Is Low Implied Correlation a Cause for Concern?

REPLAY VIDEO
Your next video will start in
Pause

Recommended Videos

  • Info

  • Comments

  • VIDEO TEXT

Nov. 1 (Bloomberg) -- On today's "Chart Attack," Cantor Fitzgerald's Peter Cecchini and Bloomberg's Adam Johnson look at implied correlation. They speak on Bloomberg Television's "Street Smart." (Source: Bloomberg)

Time for "chart attack." we're talking about stocks at a record high as volatility and correlation fall to near record lows.

Should we be concerned?

Peter of cantor fitzgerald.

I believe we should.

Although correlation has been on a downward trajectory, when correlation -- let's bring in the camera and go right to it.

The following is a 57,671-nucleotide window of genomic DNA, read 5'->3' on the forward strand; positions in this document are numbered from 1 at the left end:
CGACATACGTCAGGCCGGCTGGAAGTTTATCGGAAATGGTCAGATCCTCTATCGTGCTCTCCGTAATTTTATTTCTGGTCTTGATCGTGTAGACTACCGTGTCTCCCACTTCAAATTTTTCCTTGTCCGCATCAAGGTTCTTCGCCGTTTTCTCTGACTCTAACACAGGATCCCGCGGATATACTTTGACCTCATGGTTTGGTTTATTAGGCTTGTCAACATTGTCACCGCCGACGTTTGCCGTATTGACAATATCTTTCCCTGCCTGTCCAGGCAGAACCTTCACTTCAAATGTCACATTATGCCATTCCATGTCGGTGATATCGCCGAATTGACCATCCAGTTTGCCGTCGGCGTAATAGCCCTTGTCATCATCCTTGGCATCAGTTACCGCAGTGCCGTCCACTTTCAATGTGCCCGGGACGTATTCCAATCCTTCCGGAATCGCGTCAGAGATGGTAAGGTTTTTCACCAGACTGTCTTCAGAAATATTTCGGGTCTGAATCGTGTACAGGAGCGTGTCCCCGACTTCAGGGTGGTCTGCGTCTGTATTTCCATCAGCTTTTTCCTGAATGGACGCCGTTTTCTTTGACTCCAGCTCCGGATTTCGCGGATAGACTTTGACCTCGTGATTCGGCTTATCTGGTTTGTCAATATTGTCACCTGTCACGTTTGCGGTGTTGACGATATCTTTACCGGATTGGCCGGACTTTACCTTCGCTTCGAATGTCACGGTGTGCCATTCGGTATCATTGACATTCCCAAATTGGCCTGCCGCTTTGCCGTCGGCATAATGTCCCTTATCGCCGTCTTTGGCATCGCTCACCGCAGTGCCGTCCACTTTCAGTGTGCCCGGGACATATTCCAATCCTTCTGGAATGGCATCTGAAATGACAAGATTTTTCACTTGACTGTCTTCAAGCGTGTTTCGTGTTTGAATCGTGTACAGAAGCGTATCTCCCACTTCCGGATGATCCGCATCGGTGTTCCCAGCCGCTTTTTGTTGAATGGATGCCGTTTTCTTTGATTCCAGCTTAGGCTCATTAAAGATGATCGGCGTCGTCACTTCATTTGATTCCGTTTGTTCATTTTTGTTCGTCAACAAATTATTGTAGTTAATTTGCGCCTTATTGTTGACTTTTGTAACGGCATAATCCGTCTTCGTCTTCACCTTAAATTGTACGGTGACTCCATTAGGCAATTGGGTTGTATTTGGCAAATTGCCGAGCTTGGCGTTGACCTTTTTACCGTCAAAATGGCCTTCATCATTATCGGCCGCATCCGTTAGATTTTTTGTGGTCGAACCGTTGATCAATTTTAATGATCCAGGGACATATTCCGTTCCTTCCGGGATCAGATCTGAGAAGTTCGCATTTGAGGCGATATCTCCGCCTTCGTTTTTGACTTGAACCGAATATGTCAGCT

We only have about a minute here.

The s&p, the upper line here in white.

The v.i.x., the fear index, down on the multi-year lows, and a very similar story about correlation also very low.

Why is this combo bad?

Technically what correlation tells you in this case when it's low is implied volatility on stocks indices are high, which makes sense, because correlation tends to be low when the v.i.x. is low.

It indicates a high level of complacency.

A high level of complacency.

Peter, thanks for coming here.

Wish we had more time.

We'll have you back.

This text has been automatically generated. It may not be 100% accurate.

Advertisement

BTV Channel Finder

Channel_finder_loader

ZIP is required for U.S. locations

Bloomberg Television in   change